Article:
Blue Line

Community Policing in action with North Spirit Lake First Nations radio fundraiser

Const. Uchenna “Miles” Orakwelu of the Nishnawbe Aski Police Service aims to strengthen community connections and engagement  

August 25, 2020  By Staff

Const. Miles Orakwelu stands with a group of North Spirit Lake youth pre-COVID-19. Photo: Douglas Pflug

A Nishnawbe Aski Police Service officer is on a mission to make his community, North Spirit Lake First Nations, a safer place by engaging and connecting Elders with radios — a valuable tool for crisis communications and socializing in an area where cell service is spotty.

Uchenna “Miles” Orakwelu, who immigrated to Canada from Nigeria eight years ago, befriended his community policing instructor, Douglas Pflug, a retired sergeant of the Guelph Police Service, when he was attending basic recruit training at the Ontario Police College (OPC) in Aylmer, Ont.

“The concepts of community policing that I learned have provided me with the tools that I can now use to reach out and build a better relationship between the police and the First Nations communities I serve,” Orakwelu said.

In his community policing class, Pflug said he challenges each police recruit to “go back to your respective communities, make at least one stranger smile per shift and over a 30-year career that’s well over 6,000 opportunities for positive engagement with your community.”

Orakwelu and Pflug have continued their friendship and mentorship and last month Orakwelu asked his former instructor for help in further applying the Ontario Association of Chiefs of Police Mobilization & Engagement Model of Community Policing in his community.

Image: OACP

Orakwelu serves in the North Spirit Lake First Nations community where cellular service is not always reliable. The territory does however have an FM radio station. This inspired him to procure several heavy-duty radios to distribute among the community Elders. These radios could serve as a valuable tool both for crisis communication and community socializing, he said.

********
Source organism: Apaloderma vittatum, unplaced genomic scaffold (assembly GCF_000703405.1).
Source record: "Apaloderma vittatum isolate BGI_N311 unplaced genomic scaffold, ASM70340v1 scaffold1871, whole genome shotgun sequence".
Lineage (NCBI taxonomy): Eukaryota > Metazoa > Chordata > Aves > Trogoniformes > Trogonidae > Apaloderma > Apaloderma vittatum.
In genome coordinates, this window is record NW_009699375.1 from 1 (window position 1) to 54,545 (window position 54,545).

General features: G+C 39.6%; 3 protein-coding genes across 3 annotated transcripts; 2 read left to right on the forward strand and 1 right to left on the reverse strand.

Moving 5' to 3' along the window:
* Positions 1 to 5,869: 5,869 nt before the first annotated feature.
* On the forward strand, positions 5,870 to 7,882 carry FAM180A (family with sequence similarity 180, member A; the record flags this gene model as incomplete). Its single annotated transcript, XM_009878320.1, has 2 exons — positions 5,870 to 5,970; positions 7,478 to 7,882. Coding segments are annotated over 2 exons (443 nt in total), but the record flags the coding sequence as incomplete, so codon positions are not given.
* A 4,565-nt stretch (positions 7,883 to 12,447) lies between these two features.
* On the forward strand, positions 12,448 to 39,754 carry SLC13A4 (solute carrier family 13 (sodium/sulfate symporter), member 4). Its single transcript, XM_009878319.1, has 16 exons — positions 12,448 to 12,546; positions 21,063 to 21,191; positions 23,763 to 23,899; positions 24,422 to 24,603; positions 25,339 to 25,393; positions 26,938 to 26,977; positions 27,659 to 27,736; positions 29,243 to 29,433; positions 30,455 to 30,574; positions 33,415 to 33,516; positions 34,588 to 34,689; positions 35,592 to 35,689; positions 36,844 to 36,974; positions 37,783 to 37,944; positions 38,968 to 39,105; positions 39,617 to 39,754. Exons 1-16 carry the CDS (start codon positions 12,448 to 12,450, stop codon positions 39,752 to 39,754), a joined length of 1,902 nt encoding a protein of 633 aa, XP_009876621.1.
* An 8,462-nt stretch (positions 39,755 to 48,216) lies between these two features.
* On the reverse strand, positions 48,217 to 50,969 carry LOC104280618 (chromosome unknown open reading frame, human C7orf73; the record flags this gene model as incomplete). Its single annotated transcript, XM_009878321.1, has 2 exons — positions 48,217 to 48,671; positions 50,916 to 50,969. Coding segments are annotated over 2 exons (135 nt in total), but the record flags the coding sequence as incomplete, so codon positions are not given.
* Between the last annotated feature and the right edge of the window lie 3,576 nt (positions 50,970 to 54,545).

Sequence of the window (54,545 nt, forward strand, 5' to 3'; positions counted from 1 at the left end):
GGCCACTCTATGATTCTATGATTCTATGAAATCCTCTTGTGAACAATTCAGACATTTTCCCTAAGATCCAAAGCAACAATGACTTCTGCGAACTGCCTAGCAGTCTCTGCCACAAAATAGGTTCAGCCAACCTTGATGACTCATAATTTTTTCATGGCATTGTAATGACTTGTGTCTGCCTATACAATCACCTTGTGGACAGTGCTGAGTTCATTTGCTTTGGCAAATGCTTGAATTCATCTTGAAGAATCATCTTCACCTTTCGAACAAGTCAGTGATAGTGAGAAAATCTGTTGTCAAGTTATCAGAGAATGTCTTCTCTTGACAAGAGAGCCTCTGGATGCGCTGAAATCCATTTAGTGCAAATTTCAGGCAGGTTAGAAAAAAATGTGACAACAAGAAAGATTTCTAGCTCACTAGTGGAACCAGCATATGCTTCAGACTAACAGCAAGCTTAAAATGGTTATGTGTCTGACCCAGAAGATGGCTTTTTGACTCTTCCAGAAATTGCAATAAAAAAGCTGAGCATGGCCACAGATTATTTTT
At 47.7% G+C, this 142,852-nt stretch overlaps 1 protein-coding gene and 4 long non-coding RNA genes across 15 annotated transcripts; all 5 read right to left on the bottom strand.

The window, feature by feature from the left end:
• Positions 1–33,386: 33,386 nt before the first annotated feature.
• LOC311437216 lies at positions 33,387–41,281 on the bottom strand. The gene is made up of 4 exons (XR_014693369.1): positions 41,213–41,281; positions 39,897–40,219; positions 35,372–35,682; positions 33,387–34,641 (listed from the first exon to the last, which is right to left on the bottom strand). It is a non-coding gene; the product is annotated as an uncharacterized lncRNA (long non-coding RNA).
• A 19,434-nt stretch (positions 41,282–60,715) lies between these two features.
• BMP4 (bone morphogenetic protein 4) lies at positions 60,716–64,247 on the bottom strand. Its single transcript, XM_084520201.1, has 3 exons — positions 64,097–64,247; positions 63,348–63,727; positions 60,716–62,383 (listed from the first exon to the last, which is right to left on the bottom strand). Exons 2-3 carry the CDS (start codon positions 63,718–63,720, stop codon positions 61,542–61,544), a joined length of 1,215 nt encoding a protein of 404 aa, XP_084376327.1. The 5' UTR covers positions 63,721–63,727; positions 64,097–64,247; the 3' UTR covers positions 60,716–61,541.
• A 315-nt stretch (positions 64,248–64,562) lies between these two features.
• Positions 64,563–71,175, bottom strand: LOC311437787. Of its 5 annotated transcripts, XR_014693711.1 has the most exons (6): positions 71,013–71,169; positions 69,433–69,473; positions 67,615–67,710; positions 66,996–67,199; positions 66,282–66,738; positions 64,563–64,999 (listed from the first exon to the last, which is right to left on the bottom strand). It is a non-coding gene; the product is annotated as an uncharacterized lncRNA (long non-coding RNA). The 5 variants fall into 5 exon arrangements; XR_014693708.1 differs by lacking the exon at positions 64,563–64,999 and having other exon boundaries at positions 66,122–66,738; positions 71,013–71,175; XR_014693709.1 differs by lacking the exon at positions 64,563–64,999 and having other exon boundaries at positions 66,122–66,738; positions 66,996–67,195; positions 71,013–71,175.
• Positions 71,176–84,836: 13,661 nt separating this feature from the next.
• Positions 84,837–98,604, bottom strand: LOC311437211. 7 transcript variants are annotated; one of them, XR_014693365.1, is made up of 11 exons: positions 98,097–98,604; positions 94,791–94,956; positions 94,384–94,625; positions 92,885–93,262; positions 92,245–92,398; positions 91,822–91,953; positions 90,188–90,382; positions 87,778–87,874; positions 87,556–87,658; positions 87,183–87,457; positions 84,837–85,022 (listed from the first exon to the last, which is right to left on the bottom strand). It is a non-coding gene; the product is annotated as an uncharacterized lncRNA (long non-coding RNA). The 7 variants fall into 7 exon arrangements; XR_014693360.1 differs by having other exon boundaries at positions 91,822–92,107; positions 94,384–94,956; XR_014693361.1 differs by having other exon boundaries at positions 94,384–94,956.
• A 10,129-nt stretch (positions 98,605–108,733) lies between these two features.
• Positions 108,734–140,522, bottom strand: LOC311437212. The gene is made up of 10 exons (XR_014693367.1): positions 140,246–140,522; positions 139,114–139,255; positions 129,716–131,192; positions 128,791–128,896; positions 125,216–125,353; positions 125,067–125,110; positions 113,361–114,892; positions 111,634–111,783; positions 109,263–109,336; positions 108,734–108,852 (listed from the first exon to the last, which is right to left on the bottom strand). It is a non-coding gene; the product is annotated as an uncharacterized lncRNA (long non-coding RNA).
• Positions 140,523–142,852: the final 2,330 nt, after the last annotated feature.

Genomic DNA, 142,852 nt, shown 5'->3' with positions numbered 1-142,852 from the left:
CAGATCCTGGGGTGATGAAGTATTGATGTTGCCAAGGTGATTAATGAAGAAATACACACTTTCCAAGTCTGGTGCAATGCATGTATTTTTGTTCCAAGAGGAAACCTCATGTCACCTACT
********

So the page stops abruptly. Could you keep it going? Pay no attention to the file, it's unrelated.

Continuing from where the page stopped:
A GoFundMe page was set up with a goal of raising $2,000 to purchase 20 Milwaukee heavy-duty construction radios.

“Mr. Pflug, I hope your friends smile on an officer trying to make a difference in Canada’s First Nations communities,” Orakwelu said as they were launching the fundraiser.

Const. Orakwelu distributes radios to a community Elder at the North Spirit Lake Airport.
Photo: Douglas Pflug

In six days, the GoFundMe “North Spirit Lake First Nations Community Radio Fundraiser” surpassed its original goal, raising $3,076.

The Home Depot stores in both Guelph and Waterloo, Ont., Milwaukee Tools Canada and the University of Guelph Gryphons Football Advancement Team made generous contributions, increasing the total number of radios purchased to 29.

Milwaukee Tools Canada also donated $1,000 in batteries and covered the shipping fees from Guelph to Thunder Bay, Ont.

There were 56 separate donors through the GoFundMe initiative as well who all contributed to the success of this fundraiser, Pflug noted.

“Miles is a large man with an even larger smile. I am so proud of his efforts to make ‘strangers smile’ in the community he polices,” Pflug continued. “I am very confident Miles unleashes amazing human potential many times each day. He should be very proud of himself and what he represents as a police officer.”

Pflug has been teaching community policing since September 2017 at OPC. There are thousands of young officers like Orakwelu in Ontario’s communities, he said, and it’s “extremely encouraging to see them take similar steps to make Ontario greater, one smile at a time.”

Doug and his wife Michelle show off the 29 radios. The Pflugs are both instructors at the Ontario Police College and also donate their time to the University of Guelph Gryphon Football Program as mentors and community liaisons.
Photo: Douglas Pflug

* Const. Orakwelu was one of the honourable mentions for our 2020 Rookie of the Year Award. Check that out here.

Print this page


Stories continue below